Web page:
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SMES
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SMES

Energy storage

SMES stands for Superconducting Magnetic Energy Storage, and is a French invention. The energy is stored via an electric current sent in a coil made of a superconducting wire. Once the coil is short circuited (closed), the current stays forever since there is no loss and produces a magnetic field as in MRI coils. The energy is hence stored in the coil in a magnetic and electric form and can be recovered in a very short amount of time.

This use of superconducting coils to store magnetic energy was invented by M. Ferrier in 1970. The coil must be superconducting, otherwise the energy is dissipated by Joule effect in a few milliseconds. The main characteristics of the SMES are a strong power density, but a moderate energy density, a very high (infinite) number of charge/discharge cycles and a very high productivity in energy conversion, superior to 95%.

 

Credits : P. Tixador

Magnetic energy storage in a short-circuited (closed) superconducting coil.

A SMES system is more an impulsive current source than an energy storage device. SMES is hence an excellent solution for non-interruptible power supply systems or some FACTS (Flexible AC Transmission System), which are static equipment to enhance electric networks.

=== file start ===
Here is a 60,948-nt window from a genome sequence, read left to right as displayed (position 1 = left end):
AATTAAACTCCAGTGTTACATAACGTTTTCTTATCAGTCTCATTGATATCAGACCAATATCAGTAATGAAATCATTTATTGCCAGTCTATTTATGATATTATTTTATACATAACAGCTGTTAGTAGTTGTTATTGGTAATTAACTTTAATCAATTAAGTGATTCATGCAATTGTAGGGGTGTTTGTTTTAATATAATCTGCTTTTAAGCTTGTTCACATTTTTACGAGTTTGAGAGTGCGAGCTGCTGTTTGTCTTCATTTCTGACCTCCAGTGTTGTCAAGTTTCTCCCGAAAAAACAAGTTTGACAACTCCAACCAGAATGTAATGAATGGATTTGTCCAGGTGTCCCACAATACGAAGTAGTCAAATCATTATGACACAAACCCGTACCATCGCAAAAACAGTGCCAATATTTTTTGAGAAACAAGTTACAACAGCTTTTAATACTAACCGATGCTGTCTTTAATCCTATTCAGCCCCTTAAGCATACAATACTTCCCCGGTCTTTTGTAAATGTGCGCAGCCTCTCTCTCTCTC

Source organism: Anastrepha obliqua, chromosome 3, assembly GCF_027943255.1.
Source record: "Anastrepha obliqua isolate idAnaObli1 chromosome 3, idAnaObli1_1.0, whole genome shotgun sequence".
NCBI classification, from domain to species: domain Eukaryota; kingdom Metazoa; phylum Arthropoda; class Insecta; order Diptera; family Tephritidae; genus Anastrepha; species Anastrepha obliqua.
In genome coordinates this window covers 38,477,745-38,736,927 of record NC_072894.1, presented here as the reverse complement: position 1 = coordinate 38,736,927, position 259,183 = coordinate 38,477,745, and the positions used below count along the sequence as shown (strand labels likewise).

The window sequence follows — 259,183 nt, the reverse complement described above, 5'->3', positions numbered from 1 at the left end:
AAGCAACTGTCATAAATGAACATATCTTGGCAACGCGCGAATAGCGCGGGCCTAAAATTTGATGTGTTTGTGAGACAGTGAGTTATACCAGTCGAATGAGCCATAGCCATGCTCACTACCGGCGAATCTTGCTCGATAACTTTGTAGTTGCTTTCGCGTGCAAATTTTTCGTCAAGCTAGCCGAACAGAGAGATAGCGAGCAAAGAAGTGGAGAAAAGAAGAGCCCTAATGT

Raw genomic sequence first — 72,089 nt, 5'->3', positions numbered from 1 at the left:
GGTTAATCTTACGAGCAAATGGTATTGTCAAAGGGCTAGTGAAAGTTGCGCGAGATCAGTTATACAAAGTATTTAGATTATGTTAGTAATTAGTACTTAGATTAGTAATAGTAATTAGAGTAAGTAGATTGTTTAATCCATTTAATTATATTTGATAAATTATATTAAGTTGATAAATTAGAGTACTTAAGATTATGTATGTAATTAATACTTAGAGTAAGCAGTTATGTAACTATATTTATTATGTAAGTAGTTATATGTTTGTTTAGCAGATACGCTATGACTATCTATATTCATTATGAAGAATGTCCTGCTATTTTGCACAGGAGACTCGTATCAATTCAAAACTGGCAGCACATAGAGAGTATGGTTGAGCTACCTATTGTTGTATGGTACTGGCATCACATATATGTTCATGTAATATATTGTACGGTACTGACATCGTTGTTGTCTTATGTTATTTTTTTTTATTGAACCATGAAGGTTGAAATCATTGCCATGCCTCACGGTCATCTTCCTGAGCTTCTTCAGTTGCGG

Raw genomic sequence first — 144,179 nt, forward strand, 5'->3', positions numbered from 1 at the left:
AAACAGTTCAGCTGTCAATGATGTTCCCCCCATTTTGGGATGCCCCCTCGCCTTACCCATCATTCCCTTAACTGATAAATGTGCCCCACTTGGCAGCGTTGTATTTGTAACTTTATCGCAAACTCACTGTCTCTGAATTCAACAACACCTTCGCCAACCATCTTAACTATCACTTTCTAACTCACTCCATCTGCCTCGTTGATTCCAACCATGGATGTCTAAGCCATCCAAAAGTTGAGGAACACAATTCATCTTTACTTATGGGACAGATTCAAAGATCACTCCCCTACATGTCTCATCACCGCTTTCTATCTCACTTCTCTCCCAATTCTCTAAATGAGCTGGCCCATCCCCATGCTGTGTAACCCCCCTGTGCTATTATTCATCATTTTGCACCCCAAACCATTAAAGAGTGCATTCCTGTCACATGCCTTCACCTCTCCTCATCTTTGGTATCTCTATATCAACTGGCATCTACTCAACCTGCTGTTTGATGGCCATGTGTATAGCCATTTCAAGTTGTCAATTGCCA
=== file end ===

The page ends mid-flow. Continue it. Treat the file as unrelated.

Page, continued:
The need of impulsive energy sources for emerging applications such as electromagnetic throwers for military and civilian purposes give SMES other opportunities. SMES is a very convenient solution that has many advantages compared to the conventional solutions, as far as efficiency, lightness and congestion are concerned.

Several SMES systems have proved their performances and operational capacities for powers counted in megawatts and lengths of about a second. They have been used as interruptible sources (“undulators”) for sensitive charges or to stabilize electric networks.

SMES was also the first superconducting application used on an electric network of the BPA (Bonneville Power Administration) in the 80s. These systems can be bought in stores and the feedback from past experience in the United States and Japan is very positive. However, few SMES systems have been sold because of the high initial cost and the competition of more developed technologies. Even though high temperature materials cannot reduce the total cost, they make SMES systems more attractive because they enhance the mass performances of superconducting magnets and reduce the cost of cryogenics (investment and functioning).

 

 

CNRSSociété Française de PhysiqueTriangle de la physique
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CNRSSociété Française de PhysiqueTriangle de la physique